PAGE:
we do worry about leaders who get elected and get elected fairly and freely and legitimately, but then, upon being elected, begin to undermine the constitutional and democratic order, the private sector, the rights of people to be free from harassment, depression, to be able to participate fully in their societies"
-- is offensive, and does nothing to reverse the feeling that the U.S. only notices the region as its backyard. Not a great way to woo allies.
In that vein, Valenzuela is scheduled to be similarly rebuffed when he goes to Argentina tomorrow. While as a victim of Iranian sponsored terrorism the country won't be bonding with Ahmadinejad, the administration seems annoyed at Washington's stance in the region, and officials are whispering to the press that Obama has not lived up to the change he promised.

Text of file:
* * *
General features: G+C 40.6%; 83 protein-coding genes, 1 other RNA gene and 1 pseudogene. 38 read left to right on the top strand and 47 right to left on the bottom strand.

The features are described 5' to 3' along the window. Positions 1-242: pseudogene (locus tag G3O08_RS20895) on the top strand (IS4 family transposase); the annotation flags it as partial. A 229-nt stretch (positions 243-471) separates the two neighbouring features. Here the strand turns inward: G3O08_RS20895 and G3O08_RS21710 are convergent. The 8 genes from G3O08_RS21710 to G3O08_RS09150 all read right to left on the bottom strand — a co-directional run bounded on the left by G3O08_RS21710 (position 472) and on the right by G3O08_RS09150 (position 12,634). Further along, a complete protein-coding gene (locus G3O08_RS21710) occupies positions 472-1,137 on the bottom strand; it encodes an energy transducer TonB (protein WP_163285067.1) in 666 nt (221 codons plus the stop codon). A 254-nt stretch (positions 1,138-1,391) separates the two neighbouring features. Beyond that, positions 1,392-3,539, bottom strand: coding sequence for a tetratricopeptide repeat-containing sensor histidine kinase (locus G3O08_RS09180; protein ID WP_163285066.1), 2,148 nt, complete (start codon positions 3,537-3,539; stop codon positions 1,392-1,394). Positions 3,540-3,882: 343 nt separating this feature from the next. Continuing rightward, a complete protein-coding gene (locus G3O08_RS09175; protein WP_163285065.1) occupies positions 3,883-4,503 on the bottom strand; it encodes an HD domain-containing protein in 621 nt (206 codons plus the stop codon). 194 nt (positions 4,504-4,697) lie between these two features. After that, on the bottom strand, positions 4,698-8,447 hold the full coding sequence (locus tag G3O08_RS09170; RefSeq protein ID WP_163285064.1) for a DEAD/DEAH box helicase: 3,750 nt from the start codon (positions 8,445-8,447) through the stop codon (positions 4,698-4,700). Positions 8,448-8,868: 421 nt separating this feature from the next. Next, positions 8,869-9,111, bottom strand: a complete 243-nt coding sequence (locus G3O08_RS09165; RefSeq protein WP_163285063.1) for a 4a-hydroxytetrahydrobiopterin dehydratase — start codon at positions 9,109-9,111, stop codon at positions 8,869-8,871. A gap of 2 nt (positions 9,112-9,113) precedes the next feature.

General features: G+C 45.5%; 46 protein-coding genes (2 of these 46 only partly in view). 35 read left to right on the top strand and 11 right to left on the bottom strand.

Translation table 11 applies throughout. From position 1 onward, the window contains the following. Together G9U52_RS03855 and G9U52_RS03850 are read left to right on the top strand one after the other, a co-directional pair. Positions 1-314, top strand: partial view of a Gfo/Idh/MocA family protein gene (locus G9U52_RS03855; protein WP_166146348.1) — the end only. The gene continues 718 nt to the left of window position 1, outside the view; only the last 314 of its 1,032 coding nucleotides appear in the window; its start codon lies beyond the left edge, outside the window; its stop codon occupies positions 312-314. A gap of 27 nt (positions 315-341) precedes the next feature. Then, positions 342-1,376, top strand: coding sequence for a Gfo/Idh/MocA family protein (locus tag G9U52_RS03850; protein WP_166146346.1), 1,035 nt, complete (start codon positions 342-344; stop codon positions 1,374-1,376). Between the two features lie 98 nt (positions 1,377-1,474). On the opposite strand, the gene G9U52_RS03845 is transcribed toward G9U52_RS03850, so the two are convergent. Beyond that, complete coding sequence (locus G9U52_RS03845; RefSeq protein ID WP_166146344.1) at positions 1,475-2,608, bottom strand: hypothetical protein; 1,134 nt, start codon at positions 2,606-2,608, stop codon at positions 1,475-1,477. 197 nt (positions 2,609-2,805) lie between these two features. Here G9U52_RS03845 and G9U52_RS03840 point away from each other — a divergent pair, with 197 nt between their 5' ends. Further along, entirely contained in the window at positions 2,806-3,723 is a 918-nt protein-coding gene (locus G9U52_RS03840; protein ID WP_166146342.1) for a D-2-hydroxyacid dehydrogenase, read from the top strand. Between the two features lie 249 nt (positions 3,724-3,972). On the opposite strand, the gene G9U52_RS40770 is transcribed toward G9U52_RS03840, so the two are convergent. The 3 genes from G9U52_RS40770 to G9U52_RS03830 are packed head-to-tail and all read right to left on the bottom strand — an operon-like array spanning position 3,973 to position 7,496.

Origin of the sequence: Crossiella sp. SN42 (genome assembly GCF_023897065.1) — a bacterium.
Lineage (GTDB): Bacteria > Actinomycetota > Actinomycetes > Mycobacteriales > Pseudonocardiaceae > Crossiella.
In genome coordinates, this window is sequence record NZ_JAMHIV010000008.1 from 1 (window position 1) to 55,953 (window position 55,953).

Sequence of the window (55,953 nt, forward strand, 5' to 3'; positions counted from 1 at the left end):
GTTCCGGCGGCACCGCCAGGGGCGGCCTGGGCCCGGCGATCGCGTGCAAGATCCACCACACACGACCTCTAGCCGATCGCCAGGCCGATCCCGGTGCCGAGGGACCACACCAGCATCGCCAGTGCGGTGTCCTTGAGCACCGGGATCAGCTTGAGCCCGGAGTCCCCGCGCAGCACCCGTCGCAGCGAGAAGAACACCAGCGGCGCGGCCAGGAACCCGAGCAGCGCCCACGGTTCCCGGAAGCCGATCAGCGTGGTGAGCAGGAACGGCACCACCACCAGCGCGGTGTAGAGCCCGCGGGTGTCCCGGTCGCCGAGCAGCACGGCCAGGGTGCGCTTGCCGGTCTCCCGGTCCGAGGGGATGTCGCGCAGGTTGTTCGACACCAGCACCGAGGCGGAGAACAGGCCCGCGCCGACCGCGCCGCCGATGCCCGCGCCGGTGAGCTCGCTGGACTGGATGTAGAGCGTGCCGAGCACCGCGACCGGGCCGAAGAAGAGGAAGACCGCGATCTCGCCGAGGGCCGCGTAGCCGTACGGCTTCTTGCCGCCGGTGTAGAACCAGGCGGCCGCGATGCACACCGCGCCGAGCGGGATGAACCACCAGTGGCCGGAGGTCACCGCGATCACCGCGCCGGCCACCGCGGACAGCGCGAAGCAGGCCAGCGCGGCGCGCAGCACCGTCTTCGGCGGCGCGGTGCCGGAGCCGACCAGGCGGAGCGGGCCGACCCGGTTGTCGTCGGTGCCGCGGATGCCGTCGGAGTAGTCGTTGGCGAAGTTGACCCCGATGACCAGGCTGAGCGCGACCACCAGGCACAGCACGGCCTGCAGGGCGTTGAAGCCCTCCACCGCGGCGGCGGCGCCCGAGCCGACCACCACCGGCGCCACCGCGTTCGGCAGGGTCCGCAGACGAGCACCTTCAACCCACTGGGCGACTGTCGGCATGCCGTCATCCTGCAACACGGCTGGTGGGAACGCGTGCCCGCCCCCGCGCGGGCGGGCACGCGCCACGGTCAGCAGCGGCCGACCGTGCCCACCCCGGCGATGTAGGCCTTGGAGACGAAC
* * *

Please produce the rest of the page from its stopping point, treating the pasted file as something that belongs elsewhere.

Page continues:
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Ireland is cautious when it comes to defending its stance against abortion. Voters approved the Lisbon treaty on EU integration earlier this year only after stringent guarantees from other EU countries that EU law would not force Ireland to relinquish its ban on the procedure, which was backed by a 1983 referendum.
So, after all that, it's ironic that the challenge to its constitutionally enshrined "right to life of the unborn" is instead coming in the form of a human rights case before a different European body: the 47-member Council of Europe. The case could have continent-wide implications, if the European Court of Human Rights rules in favor of the three women bringing the case, establishing some protection of abortions sought on medical grounds.